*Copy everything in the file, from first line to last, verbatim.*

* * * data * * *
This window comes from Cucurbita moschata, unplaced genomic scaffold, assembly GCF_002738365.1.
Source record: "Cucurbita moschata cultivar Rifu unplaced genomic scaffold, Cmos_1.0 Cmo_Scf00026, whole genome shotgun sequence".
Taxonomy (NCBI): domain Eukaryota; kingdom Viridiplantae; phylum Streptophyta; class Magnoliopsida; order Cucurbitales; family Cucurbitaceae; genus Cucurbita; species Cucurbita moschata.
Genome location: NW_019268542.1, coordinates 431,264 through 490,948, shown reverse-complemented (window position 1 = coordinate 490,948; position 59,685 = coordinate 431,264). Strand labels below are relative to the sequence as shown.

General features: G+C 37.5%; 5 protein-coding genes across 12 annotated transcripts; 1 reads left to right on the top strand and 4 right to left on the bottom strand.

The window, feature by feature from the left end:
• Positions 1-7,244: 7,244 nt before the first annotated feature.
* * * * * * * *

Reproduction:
This window comes from Cucurbita moschata, unplaced genomic scaffold, assembly GCF_002738365.1.
Source record: "Cucurbita moschata cultivar Rifu unplaced genomic scaffold, Cmos_1.0 Cmo_Scf00026, whole genome shotgun sequence".
Taxonomy (NCBI): domain Eukaryota; kingdom Viridiplantae; phylum Streptophyta; class Magnoliopsida; order Cucurbitales; family Cucurbitaceae; genus Cucurbita; species Cucurbita moschata.
Genome location: NW_019268542.1, coordinates 431,264 through 490,948, shown reverse-complemented (window position 1 = coordinate 490,948; position 59,685 = coordinate 431,264). Strand labels below are relative to the sequence as shown.

General features: G+C 37.5%; 5 protein-coding genes across 12 annotated transcripts; 1 reads left to right on the top strand and 4 right to left on the bottom strand.

The window, feature by feature from the left end:
• Positions 1-7,244: 7,244 nt before the first annotated feature.